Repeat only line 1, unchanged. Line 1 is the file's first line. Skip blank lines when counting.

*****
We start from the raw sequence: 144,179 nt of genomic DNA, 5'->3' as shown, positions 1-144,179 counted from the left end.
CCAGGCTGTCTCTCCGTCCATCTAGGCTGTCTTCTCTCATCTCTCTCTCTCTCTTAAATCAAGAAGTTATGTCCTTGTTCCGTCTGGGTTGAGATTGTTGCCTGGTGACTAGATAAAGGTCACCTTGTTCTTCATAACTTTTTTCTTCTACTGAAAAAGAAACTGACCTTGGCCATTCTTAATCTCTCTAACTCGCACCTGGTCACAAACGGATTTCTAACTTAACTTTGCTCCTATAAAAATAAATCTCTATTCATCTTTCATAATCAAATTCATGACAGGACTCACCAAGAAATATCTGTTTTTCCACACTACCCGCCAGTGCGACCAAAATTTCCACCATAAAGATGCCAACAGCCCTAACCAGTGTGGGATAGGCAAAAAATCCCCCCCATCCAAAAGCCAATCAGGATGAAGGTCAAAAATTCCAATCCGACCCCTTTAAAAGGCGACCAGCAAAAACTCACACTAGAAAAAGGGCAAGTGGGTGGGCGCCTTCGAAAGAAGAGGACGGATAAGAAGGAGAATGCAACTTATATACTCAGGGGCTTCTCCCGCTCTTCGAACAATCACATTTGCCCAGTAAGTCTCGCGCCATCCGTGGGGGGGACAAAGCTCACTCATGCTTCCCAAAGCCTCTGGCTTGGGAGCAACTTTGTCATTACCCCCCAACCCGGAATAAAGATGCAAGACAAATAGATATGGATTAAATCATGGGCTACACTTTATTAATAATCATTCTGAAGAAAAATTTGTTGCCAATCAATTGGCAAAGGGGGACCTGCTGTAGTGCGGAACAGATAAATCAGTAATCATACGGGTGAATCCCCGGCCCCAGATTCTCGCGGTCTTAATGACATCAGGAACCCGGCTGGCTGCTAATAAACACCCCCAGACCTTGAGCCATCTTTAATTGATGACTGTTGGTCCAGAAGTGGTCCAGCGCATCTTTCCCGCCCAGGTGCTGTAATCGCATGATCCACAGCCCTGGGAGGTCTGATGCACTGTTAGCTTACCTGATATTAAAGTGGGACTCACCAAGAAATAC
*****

We start from the raw sequence: 144,179 nt of genomic DNA, 5'->3' as shown, positions 1-144,179 counted from the left end.